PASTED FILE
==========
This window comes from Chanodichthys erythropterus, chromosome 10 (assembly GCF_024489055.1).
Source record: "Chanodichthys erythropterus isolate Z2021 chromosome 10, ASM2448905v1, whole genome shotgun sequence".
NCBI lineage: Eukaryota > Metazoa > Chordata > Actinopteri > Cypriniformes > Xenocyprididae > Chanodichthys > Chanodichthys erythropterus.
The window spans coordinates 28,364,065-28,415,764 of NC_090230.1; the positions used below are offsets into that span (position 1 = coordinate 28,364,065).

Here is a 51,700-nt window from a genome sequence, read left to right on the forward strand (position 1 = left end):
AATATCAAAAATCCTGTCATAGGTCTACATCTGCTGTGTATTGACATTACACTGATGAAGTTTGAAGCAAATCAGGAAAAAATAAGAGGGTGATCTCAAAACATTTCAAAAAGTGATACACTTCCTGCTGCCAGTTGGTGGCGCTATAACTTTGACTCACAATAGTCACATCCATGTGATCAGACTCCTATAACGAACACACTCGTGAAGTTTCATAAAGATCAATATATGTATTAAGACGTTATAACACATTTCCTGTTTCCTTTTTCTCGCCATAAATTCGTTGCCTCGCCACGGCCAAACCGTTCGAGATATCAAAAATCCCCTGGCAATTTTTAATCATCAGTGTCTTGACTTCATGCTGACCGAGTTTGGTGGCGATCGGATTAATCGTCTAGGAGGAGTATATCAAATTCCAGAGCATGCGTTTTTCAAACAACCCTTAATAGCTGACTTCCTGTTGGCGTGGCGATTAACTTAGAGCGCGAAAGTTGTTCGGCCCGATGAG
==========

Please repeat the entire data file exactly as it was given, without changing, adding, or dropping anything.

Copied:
This window comes from Chanodichthys erythropterus, chromosome 10 (assembly GCF_024489055.1).
Source record: "Chanodichthys erythropterus isolate Z2021 chromosome 10, ASM2448905v1, whole genome shotgun sequence".
NCBI lineage: Eukaryota > Metazoa > Chordata > Actinopteri > Cypriniformes > Xenocyprididae > Chanodichthys > Chanodichthys erythropterus.
The window spans coordinates 28,364,065-28,415,764 of NC_090230.1; the positions used below are offsets into that span (position 1 = coordinate 28,364,065).

Here is a 51,700-nt window from a genome sequence, read left to right on the forward strand (position 1 = left end):
AATATCAAAAATCCTGTCATAGGTCTACATCTGCTGTGTATTGACATTACACTGATGAAGTTTGAAGCAAATCAGGAAAAAATAAGAGGGTGATCTCAAAACATTTCAAAAAGTGATACACTTCCTGCTGCCAGTTGGTGGCGCTATAACTTTGACTCACAATAGTCACATCCATGTGATCAGACTCCTATAACGAACACACTCGTGAAGTTTCATAAAGATCAATATATGTATTAAGACGTTATAACACATTTCCTGTTTCCTTTTTCTCGCCATAAATTCGTTGCCTCGCCACGGCCAAACCGTTCGAGATATCAAAAATCCCCTGGCAATTTTTAATCATCAGTGTCTTGACTTCATGCTGACCGAGTTTGGTGGCGATCGGATTAATCGTCTAGGAGGAGTATATCAAATTCCAGAGCATGCGTTTTTCAAACAACCCTTAATAGCTGACTTCCTGTTGGCGTGGCGATTAACTTAGAGCGCGAAAGTTGTTCGGCCCGATGAG